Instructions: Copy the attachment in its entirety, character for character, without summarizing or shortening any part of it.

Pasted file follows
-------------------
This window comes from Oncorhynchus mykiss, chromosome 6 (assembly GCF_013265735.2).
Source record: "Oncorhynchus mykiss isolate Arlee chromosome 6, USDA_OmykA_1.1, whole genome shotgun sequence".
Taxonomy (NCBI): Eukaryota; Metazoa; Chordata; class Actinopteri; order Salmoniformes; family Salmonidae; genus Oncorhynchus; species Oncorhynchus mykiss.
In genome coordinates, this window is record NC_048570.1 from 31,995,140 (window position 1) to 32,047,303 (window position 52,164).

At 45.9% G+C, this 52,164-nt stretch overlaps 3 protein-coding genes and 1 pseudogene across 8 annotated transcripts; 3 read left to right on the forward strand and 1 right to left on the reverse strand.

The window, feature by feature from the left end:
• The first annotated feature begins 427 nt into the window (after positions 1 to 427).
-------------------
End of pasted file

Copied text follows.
This window comes from Oncorhynchus mykiss, chromosome 6 (assembly GCF_013265735.2).
Source record: "Oncorhynchus mykiss isolate Arlee chromosome 6, USDA_OmykA_1.1, whole genome shotgun sequence".
Taxonomy (NCBI): Eukaryota; Metazoa; Chordata; class Actinopteri; order Salmoniformes; family Salmonidae; genus Oncorhynchus; species Oncorhynchus mykiss.
In genome coordinates, this window is record NC_048570.1 from 31,995,140 (window position 1) to 32,047,303 (window position 52,164).

At 45.9% G+C, this 52,164-nt stretch overlaps 3 protein-coding genes and 1 pseudogene across 8 annotated transcripts; 3 read left to right on the forward strand and 1 right to left on the reverse strand.

The window, feature by feature from the left end:
• The first annotated feature begins 427 nt into the window (after positions 1 to 427).